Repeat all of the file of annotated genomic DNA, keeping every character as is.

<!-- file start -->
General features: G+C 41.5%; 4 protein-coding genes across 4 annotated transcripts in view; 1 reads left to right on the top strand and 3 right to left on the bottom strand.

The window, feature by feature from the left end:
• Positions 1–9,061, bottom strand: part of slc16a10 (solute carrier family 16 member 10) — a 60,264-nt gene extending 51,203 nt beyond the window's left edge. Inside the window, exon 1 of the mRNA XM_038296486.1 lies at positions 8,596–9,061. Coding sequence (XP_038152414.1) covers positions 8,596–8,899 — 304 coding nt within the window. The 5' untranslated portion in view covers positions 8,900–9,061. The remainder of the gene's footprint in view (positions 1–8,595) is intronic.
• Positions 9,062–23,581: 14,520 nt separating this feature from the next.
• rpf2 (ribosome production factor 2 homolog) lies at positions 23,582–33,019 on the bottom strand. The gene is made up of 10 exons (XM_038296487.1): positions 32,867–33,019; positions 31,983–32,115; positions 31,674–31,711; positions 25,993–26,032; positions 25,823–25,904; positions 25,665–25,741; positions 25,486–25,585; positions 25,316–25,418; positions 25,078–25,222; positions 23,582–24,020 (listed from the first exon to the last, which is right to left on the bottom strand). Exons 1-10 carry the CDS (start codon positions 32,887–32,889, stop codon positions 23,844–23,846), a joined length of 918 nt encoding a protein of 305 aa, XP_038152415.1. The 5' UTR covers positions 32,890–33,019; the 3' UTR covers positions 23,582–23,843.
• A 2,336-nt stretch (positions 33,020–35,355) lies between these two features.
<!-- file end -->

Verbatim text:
General features: G+C 41.5%; 4 protein-coding genes across 4 annotated transcripts in view; 1 reads left to right on the top strand and 3 right to left on the bottom strand.

The window, feature by feature from the left end:
• Positions 1–9,061, bottom strand: part of slc16a10 (solute carrier family 16 member 10) — a 60,264-nt gene extending 51,203 nt beyond the window's left edge. Inside the window, exon 1 of the mRNA XM_038296486.1 lies at positions 8,596–9,061. Coding sequence (XP_038152414.1) covers positions 8,596–8,899 — 304 coding nt within the window. The 5' untranslated portion in view covers positions 8,900–9,061. The remainder of the gene's footprint in view (positions 1–8,595) is intronic.
• Positions 9,062–23,581: 14,520 nt separating this feature from the next.
• rpf2 (ribosome production factor 2 homolog) lies at positions 23,582–33,019 on the bottom strand. The gene is made up of 10 exons (XM_038296487.1): positions 32,867–33,019; positions 31,983–32,115; positions 31,674–31,711; positions 25,993–26,032; positions 25,823–25,904; positions 25,665–25,741; positions 25,486–25,585; positions 25,316–25,418; positions 25,078–25,222; positions 23,582–24,020 (listed from the first exon to the last, which is right to left on the bottom strand). Exons 1-10 carry the CDS (start codon positions 32,887–32,889, stop codon positions 23,844–23,846), a joined length of 918 nt encoding a protein of 305 aa, XP_038152415.1. The 5' UTR covers positions 32,890–33,019; the 3' UTR covers positions 23,582–23,843.
• A 2,336-nt stretch (positions 33,020–35,355) lies between these two features.